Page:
It's imperative for healthcare organizations to become more agile and reduce legacy equipment usage in order to respond effectively to new challenges. Cost-benefit analysis is always an important factor in the medical sector, as many initiatives and projects compete for further investment. Healthcare providers constantly strive to reduce existing costs so that funding can be reappropriated for other uses. The need to increase margins in IT investments is driving enterprise cloud adoption in the healthcare industry, according to market research firm Frost & Sullivan.
The healthcare industry has recently been on the receiving end of many IT advancements, designed to improve patient care in a more cost-effective fashion. These include Electronic Health Records and digital case management, as well as picture archiving and communication systems, radiology information systems and healthcare information systems, according to Frost & Sullivan. While these technologies all provide benefits for medical care on their own, integrating them into an agile new system can be difficult. It becomes especially hard for organizations that try to implement new systems over existing IT infrastructure and protocols. The objective is to consolidate data in one site, yet make it available at disparate locations.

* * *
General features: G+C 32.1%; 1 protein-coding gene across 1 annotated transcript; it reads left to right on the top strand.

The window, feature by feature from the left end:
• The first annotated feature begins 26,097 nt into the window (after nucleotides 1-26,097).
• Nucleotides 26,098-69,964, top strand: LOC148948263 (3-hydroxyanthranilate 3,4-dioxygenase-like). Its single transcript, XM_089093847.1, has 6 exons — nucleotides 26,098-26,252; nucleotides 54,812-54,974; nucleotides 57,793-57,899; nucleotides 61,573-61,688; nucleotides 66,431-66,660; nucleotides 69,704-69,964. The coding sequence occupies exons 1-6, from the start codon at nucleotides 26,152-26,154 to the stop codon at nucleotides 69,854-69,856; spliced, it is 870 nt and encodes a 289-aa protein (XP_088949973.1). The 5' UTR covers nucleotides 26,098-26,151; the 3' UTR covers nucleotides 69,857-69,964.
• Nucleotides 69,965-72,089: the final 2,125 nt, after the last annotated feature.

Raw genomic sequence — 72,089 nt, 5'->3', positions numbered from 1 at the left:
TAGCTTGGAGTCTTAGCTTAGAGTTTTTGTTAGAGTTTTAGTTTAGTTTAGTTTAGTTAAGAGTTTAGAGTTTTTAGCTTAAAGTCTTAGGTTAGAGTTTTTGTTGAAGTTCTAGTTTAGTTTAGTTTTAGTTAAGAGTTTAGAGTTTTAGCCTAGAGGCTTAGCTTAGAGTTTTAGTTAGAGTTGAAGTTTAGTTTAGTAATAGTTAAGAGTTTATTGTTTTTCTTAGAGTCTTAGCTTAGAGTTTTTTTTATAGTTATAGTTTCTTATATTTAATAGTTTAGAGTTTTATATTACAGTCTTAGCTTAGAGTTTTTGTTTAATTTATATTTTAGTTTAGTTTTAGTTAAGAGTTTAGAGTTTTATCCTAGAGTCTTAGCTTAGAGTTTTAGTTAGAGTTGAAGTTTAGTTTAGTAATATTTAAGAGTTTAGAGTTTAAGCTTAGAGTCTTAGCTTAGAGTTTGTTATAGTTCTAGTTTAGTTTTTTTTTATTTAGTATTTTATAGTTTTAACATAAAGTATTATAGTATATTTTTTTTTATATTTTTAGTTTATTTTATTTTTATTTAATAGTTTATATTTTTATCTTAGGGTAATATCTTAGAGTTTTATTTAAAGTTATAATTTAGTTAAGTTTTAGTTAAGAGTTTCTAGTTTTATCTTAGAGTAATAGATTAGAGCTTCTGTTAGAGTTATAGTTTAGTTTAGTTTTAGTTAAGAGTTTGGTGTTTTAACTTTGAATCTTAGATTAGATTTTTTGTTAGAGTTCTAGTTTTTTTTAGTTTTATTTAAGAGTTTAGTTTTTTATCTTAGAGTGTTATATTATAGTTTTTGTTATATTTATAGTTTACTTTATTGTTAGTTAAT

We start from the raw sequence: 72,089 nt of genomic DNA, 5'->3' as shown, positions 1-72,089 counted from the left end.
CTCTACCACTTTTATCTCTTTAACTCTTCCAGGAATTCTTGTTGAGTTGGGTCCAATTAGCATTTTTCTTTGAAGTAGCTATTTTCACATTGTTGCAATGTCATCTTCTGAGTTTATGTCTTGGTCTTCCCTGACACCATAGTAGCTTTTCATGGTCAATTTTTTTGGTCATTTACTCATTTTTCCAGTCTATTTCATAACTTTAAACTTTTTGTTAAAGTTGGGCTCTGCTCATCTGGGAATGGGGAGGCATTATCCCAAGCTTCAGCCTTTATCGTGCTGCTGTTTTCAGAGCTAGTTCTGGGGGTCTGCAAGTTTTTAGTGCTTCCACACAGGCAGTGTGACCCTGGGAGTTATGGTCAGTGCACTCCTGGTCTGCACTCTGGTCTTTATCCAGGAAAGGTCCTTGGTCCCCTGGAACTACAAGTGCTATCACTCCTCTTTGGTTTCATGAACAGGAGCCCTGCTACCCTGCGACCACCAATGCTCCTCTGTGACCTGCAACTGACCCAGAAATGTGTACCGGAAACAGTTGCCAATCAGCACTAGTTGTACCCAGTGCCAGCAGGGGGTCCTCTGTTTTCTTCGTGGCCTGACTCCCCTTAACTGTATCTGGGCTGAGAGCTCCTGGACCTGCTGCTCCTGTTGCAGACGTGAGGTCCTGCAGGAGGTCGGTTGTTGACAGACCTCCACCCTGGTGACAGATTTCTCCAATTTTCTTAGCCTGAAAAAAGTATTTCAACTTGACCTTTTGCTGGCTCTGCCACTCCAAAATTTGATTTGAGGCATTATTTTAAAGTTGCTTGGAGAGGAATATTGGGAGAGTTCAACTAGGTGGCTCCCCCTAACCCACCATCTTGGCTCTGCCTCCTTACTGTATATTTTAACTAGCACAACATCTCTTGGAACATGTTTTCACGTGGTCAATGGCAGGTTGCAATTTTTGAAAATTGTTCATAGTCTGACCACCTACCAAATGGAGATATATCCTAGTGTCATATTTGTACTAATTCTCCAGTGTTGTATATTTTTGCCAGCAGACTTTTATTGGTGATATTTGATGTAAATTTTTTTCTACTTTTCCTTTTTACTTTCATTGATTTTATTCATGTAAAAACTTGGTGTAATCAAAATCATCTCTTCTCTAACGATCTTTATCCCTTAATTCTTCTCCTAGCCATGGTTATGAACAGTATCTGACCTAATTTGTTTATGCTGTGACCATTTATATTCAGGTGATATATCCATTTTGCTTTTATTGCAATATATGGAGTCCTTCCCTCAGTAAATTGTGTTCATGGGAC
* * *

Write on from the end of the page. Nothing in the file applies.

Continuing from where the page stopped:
Frost & Sullivan cited numerous benefits that enterprise-class cloud computing could offer healthcare providers, including better data storage and data loss prevention, simplified patient record management and enforcement of security standards when transmitting confidential information, especially in instances when information must be shared with an outside entity during an emergency.
"By using cloud computing, the expenditure on hardware and storage space would be cut down, as cloud storage can cost almost 10 times less than regular storage systems," said Frost & Sullivan analyst Raghuraman Madanagopal. "In addition, cloud storage implementation may result in a drastic readjustment of the amount spent on training resources to manage the storage systems."
How enterprise clouds mitigate security concerns
Worry over the data protection in the cloud is certainly warranted – patients don't want their medical histories exposed, and medical providers wouldn't want to contend with any of the various potential logistical, legal or reputation-based complications that can often accompany a data breach. However, maximizing security potential in the cloud can provide comprehensive protection for patient and facility information, Larry Ponemon, founder and chairman of the Ponemon Institute, told HeathITSecurity. It becomes a question of meeting standards and paying rigorous attention to any new technology or environment.
"The healthcare environment is an interesting one because there's so much transition going on right now with the government's meaningful use regulations," he said. "All of that is great from a cost efficiency and patient control standpoint, but it's an environment that has inherent insecurity."